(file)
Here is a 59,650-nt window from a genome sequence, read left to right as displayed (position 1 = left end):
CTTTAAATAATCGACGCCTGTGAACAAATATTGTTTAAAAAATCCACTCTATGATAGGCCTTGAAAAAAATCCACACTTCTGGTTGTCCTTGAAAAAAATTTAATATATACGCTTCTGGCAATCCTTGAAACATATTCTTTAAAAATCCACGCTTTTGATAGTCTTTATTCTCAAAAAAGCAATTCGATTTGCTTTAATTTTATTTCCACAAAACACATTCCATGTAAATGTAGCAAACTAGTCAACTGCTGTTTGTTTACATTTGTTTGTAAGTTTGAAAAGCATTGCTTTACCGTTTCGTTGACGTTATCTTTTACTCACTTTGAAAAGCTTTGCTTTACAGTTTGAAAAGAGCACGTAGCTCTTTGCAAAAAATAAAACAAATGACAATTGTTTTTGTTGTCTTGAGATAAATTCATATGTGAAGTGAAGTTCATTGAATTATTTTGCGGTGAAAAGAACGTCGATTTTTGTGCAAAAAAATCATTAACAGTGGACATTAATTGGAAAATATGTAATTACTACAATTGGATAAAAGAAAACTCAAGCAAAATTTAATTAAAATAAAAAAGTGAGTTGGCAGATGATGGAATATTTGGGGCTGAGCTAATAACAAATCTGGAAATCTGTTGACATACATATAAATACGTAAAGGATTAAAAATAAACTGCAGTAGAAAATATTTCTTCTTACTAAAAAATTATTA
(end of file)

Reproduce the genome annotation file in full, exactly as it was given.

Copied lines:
Here is a 59,650-nt window from a genome sequence, read left to right as displayed (position 1 = left end):
CTTTAAATAATCGACGCCTGTGAACAAATATTGTTTAAAAAATCCACTCTATGATAGGCCTTGAAAAAAATCCACACTTCTGGTTGTCCTTGAAAAAAATTTAATATATACGCTTCTGGCAATCCTTGAAACATATTCTTTAAAAATCCACGCTTTTGATAGTCTTTATTCTCAAAAAAGCAATTCGATTTGCTTTAATTTTATTTCCACAAAACACATTCCATGTAAATGTAGCAAACTAGTCAACTGCTGTTTGTTTACATTTGTTTGTAAGTTTGAAAAGCATTGCTTTACCGTTTCGTTGACGTTATCTTTTACTCACTTTGAAAAGCTTTGCTTTACAGTTTGAAAAGAGCACGTAGCTCTTTGCAAAAAATAAAACAAATGACAATTGTTTTTGTTGTCTTGAGATAAATTCATATGTGAAGTGAAGTTCATTGAATTATTTTGCGGTGAAAAGAACGTCGATTTTTGTGCAAAAAAATCATTAACAGTGGACATTAATTGGAAAATATGTAATTACTACAATTGGATAAAAGAAAACTCAAGCAAAATTTAATTAAAATAAAAAAGTGAGTTGGCAGATGATGGAATATTTGGGGCTGAGCTAATAACAAATCTGGAAATCTGTTGACATACATATAAATACGTAAAGGATTAAAAATAAACTGCAGTAGAAAATATTTCTTCTTACTAAAAAATTATTA